Real Estate Property Appraisals in Mexico: Catastral, Taxes, Capital Gains & Notarios

August 12, 2014:
Mexican Lawyer Lic. Spencer McMullen has been busy again, offering yet more good insights into how real estate law, property law, and tax laws work in Mexico. Here is his latest report on key issues that affect most of us foreigners living and visiting Mexico:

Real Estate Appraisals in Mexico.
Here in Mexico we have three types of real estate appraisals:   Tax (Catastral),  Bank (Bancaria) and  Commercial (Comercial).   When choosing an appraiser, remember that all appraisers must be licensed.    Most are engineers or architects who have postgraduate courses and state licenses and are also “peritos” or experts in real estate.

The Tax / Catastral appraisal is used to calculate transfer real estate taxes and fees, as well as notary fees. In years past Notarios used this value as the sales price listed on the deed, instead of the real sales price that the buyer paid to the seller.

This approach had certain consequences when the listed value was low, allowing the buyer to pay smaller closing costs and less in ongoing property taxes.   After the Feb. 2010 ISR tax law changes, people could only exempt capital gains once every 5 years.   Notarios also became stricter in approving people for the homeowner’s exemption, requiring foreigners to have an FM2 or inmigrado (permanent resident) immigration document and later a residente permanente (while now one can have either a temporary resident or permanent resident to qualify for the capital gains exemption as of 8/2014). Under those “new” 2010 rules, many sellers could not qualify for the exemption. This meant paying gains taxes on an artificially high reported net gain.  These sellers did not actually have a real gain but had “phantom” gains, due to upon sale, as Notarios used the lowball catastral tax appraisal value combined with the current sale price for the new real value. In many cases people actually had a real loss, i.e. paid $2,500,000 pesos for a home in 2006 and in 2014 sold that same home for $2,000,000 pesos, while the original deed shows they paid only $800,000 pesos (as the amount of the prior catastro tax appraisal). While technically selling at a loss, they would have a paper gain of $1,200,000 pesos and pay tax on that gain amount of 20-30%.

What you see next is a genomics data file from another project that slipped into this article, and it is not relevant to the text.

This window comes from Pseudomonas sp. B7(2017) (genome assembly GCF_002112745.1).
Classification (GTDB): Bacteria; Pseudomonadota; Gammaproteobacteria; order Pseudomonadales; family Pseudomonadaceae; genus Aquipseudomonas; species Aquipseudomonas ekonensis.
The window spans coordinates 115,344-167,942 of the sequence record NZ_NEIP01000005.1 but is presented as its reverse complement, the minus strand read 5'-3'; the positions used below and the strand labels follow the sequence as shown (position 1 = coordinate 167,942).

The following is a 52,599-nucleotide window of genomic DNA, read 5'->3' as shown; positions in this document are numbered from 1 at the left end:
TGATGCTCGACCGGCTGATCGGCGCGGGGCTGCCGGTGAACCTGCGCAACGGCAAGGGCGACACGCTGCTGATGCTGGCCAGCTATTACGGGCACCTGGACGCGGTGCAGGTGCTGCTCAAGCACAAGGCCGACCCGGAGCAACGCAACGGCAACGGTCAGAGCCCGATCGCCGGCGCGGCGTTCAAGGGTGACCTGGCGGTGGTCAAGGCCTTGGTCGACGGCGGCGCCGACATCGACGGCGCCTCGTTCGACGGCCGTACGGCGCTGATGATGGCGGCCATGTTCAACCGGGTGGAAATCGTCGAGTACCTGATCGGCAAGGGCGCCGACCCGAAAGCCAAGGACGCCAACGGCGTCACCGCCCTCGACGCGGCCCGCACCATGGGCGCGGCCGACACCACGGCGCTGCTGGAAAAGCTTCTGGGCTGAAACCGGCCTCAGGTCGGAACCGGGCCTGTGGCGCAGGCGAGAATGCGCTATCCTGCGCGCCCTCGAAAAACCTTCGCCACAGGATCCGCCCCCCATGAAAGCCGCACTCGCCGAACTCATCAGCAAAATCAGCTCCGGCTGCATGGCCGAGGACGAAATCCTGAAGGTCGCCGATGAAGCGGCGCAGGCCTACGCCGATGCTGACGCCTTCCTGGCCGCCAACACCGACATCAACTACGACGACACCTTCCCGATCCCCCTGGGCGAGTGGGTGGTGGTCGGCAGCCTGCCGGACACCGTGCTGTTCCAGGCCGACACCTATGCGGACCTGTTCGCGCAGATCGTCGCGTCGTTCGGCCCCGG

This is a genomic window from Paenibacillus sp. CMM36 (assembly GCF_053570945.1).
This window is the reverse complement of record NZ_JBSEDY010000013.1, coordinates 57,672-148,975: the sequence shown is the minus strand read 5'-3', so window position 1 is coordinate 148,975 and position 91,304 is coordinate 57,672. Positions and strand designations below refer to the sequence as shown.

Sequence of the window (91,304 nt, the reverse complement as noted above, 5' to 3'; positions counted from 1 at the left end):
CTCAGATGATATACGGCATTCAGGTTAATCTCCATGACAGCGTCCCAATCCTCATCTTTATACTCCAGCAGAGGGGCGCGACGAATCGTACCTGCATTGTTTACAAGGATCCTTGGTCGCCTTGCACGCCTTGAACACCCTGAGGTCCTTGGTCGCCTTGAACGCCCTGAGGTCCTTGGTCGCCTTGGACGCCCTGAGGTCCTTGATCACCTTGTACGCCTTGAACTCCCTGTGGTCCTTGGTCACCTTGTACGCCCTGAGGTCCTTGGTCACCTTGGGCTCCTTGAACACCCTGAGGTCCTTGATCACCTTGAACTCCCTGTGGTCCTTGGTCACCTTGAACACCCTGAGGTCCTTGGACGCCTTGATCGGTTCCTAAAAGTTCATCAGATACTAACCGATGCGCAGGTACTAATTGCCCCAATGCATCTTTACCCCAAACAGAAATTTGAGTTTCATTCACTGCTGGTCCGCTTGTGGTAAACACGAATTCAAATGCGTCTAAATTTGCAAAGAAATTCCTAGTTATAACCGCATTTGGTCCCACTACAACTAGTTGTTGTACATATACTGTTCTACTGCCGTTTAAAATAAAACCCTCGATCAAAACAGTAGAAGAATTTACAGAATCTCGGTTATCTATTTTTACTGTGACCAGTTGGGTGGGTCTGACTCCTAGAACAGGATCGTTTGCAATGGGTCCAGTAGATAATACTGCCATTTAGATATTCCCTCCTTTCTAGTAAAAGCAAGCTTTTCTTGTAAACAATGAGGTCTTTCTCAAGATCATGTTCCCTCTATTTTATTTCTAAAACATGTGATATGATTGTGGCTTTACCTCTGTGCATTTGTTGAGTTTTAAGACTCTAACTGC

The catastral appraisal is based upon tax tables published by the municipality where each city block is assigned a value per square meter for the land.   The municipal tax tables value the square meters of construction depending on age of the property, style and condition.

The bank appraisal (avalo bancario) is used when someone buys a piece of property using a bank loan. It is similar to US appraisals, being determined using comparable sales, and is used as a justification for establishing the sales price.

The commercial appraisal or avaluo comercial is not widely known, even among Notarios and lawyers, but it has many tax advantages when used properly.    One objective of this type of appraisal (Avaluo Comercial I.V.A) is to attack and modify the value of commercial construction on a property to save on the IVA sales tax.